By BRAD KELLAR
Aviation engineer Zachary Reeder gets to help build some of the world’s most advanced aircraft, but he owes it all to the lessons he learned while growing up in Greenville.
“I, as a creative engineer, am a product of this community,” Reeder said.
Reeder was the keynote speaker for Thursday’s Greenville Chamber/Board of Development Annual Banquet. Reeder graduated Greenville High School and Texas A&M University and currently works at Scaled Composites, an aerospace and specialty composites development company located in Mojave, Calif.
Reeder explained much of the wisdom he acquired from his childhood he uses every day in his career, lessons he put to use almost immediately upon graduating.
“I had been out of school with a bachelor’s degree for about three months when I got started in all this,” Reeder said.
His current project is the “Stratolaunch”, which will be the world’s largest aircraft when completed.
Reeder said one of the common misconceptions about engineers is that they are all genius nerds and obsessed with science and math. Instead, Reeder believes the most successful engineers are the ones who truly love what they do.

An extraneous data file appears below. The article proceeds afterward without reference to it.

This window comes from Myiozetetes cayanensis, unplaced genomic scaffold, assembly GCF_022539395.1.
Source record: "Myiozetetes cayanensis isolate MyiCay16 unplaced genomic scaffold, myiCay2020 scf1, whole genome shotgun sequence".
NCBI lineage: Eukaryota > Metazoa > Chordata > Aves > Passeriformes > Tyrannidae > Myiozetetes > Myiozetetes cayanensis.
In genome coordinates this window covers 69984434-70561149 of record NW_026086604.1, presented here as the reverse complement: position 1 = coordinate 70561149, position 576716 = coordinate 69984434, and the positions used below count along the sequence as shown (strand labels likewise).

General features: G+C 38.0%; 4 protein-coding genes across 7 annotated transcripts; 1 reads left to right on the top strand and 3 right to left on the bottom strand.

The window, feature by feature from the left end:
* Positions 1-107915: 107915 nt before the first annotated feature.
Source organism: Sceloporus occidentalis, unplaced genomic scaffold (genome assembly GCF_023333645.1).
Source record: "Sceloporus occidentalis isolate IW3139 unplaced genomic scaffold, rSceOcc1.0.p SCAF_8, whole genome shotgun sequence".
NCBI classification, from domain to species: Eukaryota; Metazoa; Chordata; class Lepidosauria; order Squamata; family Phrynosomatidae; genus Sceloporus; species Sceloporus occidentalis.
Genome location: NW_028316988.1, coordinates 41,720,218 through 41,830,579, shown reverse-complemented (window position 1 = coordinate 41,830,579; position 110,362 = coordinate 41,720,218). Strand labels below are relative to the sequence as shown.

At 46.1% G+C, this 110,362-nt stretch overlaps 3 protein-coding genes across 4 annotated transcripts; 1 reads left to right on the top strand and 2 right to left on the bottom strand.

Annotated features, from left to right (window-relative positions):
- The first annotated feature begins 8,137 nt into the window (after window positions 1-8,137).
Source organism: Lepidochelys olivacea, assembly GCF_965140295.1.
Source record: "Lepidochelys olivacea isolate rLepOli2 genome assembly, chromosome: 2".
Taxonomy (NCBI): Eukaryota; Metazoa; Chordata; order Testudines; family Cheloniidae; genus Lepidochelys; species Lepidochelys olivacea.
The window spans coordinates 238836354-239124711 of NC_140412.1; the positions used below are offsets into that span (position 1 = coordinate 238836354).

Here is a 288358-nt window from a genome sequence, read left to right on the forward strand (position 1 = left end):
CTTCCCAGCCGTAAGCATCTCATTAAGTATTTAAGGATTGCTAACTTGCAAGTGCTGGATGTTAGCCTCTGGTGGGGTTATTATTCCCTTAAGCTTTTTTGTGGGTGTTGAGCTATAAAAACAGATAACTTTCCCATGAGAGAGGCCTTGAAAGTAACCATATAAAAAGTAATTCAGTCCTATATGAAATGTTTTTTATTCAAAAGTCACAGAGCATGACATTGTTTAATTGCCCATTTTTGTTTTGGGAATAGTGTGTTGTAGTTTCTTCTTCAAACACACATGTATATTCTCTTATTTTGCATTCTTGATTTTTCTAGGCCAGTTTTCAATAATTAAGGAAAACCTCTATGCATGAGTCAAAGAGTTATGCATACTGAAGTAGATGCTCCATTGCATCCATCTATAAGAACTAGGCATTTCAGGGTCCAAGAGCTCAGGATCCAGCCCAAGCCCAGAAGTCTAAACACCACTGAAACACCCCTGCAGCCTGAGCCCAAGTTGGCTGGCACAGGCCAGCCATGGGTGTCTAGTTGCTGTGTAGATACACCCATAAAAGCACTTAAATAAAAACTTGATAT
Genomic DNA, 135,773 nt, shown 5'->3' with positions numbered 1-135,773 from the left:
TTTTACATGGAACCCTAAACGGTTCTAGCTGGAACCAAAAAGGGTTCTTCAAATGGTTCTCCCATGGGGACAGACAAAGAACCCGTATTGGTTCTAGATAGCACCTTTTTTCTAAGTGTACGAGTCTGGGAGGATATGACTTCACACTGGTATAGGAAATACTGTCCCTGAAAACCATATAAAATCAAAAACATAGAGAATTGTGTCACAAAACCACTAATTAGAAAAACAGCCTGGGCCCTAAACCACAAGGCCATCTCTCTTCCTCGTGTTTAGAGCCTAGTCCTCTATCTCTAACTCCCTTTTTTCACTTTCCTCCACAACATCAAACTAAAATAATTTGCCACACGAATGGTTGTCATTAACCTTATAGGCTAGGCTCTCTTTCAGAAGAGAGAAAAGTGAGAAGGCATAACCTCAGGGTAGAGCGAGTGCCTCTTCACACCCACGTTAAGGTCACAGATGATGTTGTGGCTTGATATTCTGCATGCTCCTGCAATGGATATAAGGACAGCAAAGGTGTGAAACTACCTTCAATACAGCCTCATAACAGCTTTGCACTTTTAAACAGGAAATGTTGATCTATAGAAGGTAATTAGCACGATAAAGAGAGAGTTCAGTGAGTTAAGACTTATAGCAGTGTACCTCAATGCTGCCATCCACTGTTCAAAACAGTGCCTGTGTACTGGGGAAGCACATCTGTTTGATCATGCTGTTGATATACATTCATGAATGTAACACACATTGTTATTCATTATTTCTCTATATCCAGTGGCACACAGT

“Some of the best kinds of fun are really hard and exhausting,” Reeder said. “You can design an airplane with seventh grade math, maybe less.”
Reeder said some of the most important words of advice he put to use came from when he built model airplanes as a kid.
“Doesn’t matter how nice the paint is, if the wing is on crooked,” he said.
Two other principles came from his days being part of Odyssey of the Mind (now known as Destination Imagination) in the eight grade.
“Don’t be afraid to start something you have no idea how to finish, you’ll figure it out,” Reeder said. “If the rules don’t say you can’t do it, then you can.”
Performing in the Greenville High School Band taught Reeder that, “Talent is sort of a myth; practice makes perfect.”
And, as a member of the Greenville High School football team, Reeder said his coaches taught him “You are capable of about 50 percent more than what you think will kill you.”
Reeder said his two most important lessons came from his parents. He noted it was his dad who taught him, “Everything can be broken down into chunks simple enough to understand,” while his mom learned to appreciate his artistic creativity and told him, “It’s OK to paint a lizard on the wall in the bathroom.
“That all happened before I left Greenville,” Reeder said.